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Pork stock bones and corn make a tasty broth base for hotpots. Photos Provided to China Daily
Faigo's private rooms for comfortable dining.
Winter offers chilly prospects for most restaurants, as they are faced with inclement weather that often keeps their regular patrons at home rather than dining out.
But it is exactly the winter cold that hotpot restaurants are eagerly looking forward to, because unlike others, this is the best time for business. Hotpots have always been the foodie favorite as the temperatures drop.
In northern China, they love to scald slices of lamb or beef and vegetables in stock in a high-funneled copper pot fired up by charcoal. The cooked meats are then dipped in a spicy sesame sauce that will often contain lots of coriander and flowering chives.
In the south of the country, hotpots have evolved into more varied styles, often served in individual pots heated by paraffin, or in stainless-steel pans over induction stoves. There is a vast variety of ingredients and base stocks to choose from and the very affordable prices add to the attraction.
But there are exceptions. As far back as 2004, the Cantonese-style Faigo Hot Pot had already started its innovative approach.
"We are aiming at the high-end customers," says Vincent Ye, group director of food and beverage at the restaurant.
The average cost per head at the restaurant is about 482 yuan ($77), according to feedback on Dianping.com, a popular online restaurant website. The expenditure for the average hotpot restaurant is around 75 yuan per person.
Faigo's stiff prices has not deterred its customers and now with three branches already doing roaring business, it has just launched another outlet at Rockbund, the new upmarket designer-brand neighborhood in Shanghai. Ye says the branch is the "upgraded" Faigo Hot Pot.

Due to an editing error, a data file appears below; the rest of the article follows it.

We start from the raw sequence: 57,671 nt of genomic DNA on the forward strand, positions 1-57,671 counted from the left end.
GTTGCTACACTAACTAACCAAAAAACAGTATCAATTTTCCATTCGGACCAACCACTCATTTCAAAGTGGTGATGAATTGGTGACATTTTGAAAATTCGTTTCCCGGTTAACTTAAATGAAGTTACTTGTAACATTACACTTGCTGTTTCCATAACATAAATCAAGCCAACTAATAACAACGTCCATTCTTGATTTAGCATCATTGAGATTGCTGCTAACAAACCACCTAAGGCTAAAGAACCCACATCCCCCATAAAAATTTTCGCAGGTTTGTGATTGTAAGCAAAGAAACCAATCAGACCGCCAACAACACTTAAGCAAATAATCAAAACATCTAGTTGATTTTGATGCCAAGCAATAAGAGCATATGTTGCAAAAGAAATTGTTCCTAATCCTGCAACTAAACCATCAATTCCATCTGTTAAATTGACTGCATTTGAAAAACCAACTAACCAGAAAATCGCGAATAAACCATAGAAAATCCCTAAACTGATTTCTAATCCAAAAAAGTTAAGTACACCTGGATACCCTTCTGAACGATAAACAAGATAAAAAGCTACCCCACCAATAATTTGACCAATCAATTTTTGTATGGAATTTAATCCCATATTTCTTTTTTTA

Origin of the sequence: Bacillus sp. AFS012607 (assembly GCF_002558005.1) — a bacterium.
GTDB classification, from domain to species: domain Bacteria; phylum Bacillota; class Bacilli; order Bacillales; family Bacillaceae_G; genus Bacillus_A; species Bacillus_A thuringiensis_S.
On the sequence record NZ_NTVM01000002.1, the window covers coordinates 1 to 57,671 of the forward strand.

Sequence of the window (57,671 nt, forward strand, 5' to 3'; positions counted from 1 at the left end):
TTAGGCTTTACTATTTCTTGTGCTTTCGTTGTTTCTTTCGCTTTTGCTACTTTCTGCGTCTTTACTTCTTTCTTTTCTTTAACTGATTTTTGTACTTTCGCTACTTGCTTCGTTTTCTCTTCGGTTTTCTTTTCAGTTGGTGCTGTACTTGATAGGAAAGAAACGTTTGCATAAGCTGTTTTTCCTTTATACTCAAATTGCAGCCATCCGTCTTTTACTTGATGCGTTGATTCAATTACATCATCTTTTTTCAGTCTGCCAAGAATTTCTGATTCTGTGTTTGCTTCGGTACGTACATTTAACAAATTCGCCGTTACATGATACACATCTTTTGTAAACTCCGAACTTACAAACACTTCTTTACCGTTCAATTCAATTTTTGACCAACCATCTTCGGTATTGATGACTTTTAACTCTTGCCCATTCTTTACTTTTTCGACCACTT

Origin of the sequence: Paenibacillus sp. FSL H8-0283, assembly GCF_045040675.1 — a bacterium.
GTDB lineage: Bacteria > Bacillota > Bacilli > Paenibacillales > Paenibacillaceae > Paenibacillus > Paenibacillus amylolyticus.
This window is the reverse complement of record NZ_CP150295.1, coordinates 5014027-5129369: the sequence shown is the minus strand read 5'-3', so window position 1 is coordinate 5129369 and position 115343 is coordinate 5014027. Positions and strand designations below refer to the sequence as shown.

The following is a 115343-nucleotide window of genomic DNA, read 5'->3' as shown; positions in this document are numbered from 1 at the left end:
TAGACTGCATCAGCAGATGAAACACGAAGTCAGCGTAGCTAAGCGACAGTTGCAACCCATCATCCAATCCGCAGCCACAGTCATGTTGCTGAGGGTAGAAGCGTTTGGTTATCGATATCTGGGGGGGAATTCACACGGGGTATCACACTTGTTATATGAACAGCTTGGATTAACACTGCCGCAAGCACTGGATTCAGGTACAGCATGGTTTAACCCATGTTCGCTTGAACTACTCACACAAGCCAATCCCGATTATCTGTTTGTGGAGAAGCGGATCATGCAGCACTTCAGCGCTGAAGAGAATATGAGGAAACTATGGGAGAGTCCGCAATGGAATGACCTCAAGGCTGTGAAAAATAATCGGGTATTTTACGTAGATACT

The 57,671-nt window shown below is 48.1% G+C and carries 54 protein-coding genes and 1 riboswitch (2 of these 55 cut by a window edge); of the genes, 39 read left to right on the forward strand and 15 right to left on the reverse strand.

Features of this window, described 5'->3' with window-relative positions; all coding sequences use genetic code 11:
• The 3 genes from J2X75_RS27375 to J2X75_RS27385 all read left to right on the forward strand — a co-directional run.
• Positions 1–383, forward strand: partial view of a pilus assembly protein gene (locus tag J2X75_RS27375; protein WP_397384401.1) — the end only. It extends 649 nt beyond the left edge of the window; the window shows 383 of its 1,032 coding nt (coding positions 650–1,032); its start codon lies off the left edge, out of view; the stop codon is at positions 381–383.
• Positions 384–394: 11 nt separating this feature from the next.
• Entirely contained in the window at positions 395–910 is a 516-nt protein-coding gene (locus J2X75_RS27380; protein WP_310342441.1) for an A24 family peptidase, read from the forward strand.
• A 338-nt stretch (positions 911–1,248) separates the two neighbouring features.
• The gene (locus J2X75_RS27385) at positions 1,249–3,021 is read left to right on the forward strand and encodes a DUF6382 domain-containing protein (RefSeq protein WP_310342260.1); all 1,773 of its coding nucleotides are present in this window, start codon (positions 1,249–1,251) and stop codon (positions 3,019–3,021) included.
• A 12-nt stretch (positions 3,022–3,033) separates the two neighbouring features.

"We hardly find any fine dining Chinese restaurant in the area, so we chose to launch one," Ye says.
The restaurant offers a premium selection of ingredients and more than 10 unique hotpot stocks. Ye assures the stocks are made with all natural ingredients, with no preservatives or additives.
"We always suggest that customers have a bowl of soup from the pan first before adding the ingredients so they can savor the original flavors," Ye says. "Then they can also have another bowl after they have added the ingredients. The flavor will change after the soup absorbs the essence of the meat and vegetables."
The latest stock that Faigo Hot Pot has introduced is a broth made from the Chinese soft-shelled turtle, considered one of the most nutritious ingredients during wintertime.
In addition to the seafood delicacies, imported beef from Japan is another signature ingredient. The beef is shaved into wafer-thin slices for easy cooking and is lean and tender.
Another favorite is the selection of fresh meatballs made from fish, shrimp and beef.
For those who enjoy a nice glass or two, the restaurant also has an impressive list of red and white wines to go with your choice of hotpots.
And if you can still eat after finishing the hotpots, there is homemade yogurt and puddings to end a delicious meal.
(China Daily 12/29/2012 page12)